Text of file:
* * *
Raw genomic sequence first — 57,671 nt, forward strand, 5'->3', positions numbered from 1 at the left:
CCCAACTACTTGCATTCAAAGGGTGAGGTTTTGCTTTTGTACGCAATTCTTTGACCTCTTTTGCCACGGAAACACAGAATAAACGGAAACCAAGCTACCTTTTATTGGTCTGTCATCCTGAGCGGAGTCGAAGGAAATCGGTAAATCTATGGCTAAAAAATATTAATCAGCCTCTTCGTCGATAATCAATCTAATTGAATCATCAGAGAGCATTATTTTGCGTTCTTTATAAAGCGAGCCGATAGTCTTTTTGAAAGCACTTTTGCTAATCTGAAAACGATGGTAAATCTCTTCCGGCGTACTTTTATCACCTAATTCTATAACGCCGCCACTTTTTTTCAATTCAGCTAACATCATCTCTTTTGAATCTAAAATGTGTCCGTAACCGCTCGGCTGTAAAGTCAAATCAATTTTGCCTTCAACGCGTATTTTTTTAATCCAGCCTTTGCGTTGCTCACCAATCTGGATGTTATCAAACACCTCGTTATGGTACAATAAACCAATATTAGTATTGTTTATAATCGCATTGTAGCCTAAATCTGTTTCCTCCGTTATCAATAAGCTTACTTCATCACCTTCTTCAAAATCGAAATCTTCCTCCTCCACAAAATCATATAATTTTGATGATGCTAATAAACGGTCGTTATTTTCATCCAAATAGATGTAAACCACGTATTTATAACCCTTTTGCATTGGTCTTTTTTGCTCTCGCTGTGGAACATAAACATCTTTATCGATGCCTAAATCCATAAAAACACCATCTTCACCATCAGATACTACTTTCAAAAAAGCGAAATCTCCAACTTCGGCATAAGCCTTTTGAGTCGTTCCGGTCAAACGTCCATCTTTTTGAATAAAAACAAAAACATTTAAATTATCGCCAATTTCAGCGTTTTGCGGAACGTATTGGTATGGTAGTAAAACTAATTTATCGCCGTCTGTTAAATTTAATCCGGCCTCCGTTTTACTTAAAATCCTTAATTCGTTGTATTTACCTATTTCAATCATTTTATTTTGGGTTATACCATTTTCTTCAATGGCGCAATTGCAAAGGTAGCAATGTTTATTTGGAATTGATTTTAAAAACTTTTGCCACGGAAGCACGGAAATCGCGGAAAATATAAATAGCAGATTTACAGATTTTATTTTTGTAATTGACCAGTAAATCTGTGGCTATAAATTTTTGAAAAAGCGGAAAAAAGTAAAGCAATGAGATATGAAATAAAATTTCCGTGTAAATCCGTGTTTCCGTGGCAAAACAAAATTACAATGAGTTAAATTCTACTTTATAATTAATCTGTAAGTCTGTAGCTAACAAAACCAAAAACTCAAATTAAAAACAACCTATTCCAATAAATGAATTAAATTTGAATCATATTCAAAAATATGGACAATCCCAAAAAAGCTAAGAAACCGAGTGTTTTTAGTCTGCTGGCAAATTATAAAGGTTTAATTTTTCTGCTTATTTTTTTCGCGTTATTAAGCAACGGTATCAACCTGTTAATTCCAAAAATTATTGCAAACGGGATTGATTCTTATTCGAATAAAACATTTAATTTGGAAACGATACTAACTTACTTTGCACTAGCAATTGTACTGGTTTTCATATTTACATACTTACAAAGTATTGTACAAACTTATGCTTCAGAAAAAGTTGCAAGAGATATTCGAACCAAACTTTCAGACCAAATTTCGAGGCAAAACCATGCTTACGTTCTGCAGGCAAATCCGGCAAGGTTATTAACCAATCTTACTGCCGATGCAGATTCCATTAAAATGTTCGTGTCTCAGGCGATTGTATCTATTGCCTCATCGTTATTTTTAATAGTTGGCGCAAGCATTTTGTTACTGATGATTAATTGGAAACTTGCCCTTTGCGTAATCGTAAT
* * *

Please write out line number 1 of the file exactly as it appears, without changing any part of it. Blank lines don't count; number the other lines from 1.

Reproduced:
Raw genomic sequence first — 57,671 nt, forward strand, 5'->3', positions numbered from 1 at the left: